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Game Review: Donkey Kong Country
An article by Jomingo
25 November '10
With the recent release of a new Donkey Kong Country game, I decided it was finally time for me to go back and catch up on a few of DK's past titles that I've yet to review. As it turns out, I've missed a few really important ones, like the Donkey Kong Country trilogy!
Donkey Kong Country was released on November 24th, 1994, and caught the world off guard. The game used ACM graphics, and that made it stand out as one of the best looking games out there even when compared to "32-bit" systems that had started to come out. It looked amazing, and it's visuals still hold up today. The use of foreground and background effects looked incredible, and it also had several weather effects that further immersed the player into the game.
Of course, if the game had been just a pretty face it never would have held up long enough for this site to exist. There was much more to it than just visuals. The game played like any other sidescrolling platformer: avoid enemies and pitfalls to reach the end of the level. What it did differently than other platformers of the day was to make the entire situation much more believable. DK didn't have some ambiguous health bar or hit points, he had one backup in the form of his little buddy, Diddy Kong. If DK got hurt, Diddy took over, and vice-versa. The two controlled uniquely, and had an arsenal of exclusive moves that set them completely apart in play styles. The use of a second controllable character made it obvious that tag-team multiplayer needed to be included, and this was one of my favorite features of the game.
The duo weren't alone on this journey either. Of course they had each other, but aside from that they also had a supporting cast of the extended Kong family that made navigating the game even more believable. Cranky Kong would feed you hints intermittently between insults and rants. Funky Kong served to transport you from one world to the next. DK's gal Candy Kong saved the game for you. None of these characters were really necessary; all of them could've simply been replaced by boring menu screens. What their inclusion does is further makes this journey and world believable and immersive.
Another example of this are DK's trusted steeds, the animal buddies. Whereas some platformers would have you gaining odd superpowers by picking up random powerups, this game again takes the concept and makes it more "real". And so, DK can ride on numerous animal friends that each have advantages and abilities that come in handy throughout the game. They serve to add variety to the game, as riding them completely changes the way the game is played.
Speaking of variety, that's something this game certainly doesn't lack. There are numerous levels that serve to mix up the gameplay; namely the water levels, the barrel blasting levels, and the minecart levels. The water levels are a little clunky and somewhat slow, but they are very relaxing and can be very fun while riding DK's swordfish Enguarde. Then there are the barrel blasting levels in which you have to launch yourself from cannon to cannon with precision timing. Finally, and perhaps the greatest levels of all, are the minecart levels. Inspired by Indiana Jones and the Temple of Doom, these have you constantly moving to the right on a broken track and require expert timing to navigate.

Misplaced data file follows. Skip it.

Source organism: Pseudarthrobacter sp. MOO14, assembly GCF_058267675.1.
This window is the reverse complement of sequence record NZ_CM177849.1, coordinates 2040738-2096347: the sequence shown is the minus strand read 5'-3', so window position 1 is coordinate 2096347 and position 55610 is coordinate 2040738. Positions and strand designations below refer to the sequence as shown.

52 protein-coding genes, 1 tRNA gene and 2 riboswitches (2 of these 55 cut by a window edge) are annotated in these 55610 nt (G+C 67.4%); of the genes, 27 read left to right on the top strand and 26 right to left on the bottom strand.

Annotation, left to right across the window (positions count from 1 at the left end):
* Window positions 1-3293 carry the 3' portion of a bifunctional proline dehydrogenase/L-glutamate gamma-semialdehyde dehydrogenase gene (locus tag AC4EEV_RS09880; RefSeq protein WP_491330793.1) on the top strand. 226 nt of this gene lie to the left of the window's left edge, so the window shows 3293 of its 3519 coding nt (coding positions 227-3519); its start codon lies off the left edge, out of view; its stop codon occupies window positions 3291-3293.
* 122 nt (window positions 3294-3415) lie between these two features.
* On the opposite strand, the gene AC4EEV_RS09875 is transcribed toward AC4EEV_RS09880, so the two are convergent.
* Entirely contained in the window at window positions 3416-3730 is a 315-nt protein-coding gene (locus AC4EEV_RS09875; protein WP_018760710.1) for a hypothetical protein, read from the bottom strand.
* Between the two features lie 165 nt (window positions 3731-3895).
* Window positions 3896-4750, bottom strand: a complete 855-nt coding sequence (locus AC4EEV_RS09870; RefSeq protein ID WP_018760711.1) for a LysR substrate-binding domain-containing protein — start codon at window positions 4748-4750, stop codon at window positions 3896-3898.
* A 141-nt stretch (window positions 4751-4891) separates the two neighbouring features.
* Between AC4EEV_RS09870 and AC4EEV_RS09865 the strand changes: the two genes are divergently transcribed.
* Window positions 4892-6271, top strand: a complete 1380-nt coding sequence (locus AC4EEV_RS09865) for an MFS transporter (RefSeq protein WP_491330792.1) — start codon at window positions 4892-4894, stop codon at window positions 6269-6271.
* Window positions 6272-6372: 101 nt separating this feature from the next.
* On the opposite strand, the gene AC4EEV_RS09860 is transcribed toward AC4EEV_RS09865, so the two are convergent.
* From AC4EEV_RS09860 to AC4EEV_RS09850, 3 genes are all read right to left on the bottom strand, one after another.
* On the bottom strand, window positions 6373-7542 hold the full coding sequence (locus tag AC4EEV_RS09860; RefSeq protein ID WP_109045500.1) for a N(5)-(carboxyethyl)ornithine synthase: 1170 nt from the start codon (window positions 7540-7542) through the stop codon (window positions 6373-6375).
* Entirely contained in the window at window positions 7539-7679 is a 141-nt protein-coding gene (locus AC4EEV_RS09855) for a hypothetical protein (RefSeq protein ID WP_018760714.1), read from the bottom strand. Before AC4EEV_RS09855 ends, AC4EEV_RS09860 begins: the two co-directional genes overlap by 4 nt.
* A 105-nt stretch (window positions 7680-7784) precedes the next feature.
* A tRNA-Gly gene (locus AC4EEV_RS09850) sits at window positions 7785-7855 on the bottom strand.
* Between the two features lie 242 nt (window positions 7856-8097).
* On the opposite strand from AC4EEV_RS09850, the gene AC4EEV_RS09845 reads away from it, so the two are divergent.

I could go on and on about what's right with this game, but I don't want to give the impression that it's flawless. There are a number of things that make the game shy of perfection. For starters, it's short. A skilled player can beat the game in three hours or less with almost no problems. It's not particularly difficult either. All of the boss fights are almost too easy, sans the final confrontation with King K. Rool. Also, because there are no markers for which bonuses you've completed it's kinda difficult to gauge you're completion of the game. Aside from these complaints, there are other minor nitpicks here and there, like the annoying animal tokens, for instance.
These few negatives are all pretty minor, but certainly bring down the overall enjoyment of the game. This game is extremely simple too; it was the basis for the series, and so it laid down the groundwork for future improvements. All in all, I can't stress enough how much I love this game. It is the whole reason this site exists, and deserves all the praise it's gotten over the last 16 years. It's far from perfect though, and that is made more apparent once you've played it's sequels. I give it a hard earned 4 out of 5.
- by Jomingo -
This article was written by a DKC Atlas Forum staff member. All opinions expressed within this article are those of the writer, and are not necessarily shared by DKC Atlas, or the DKC gaming community.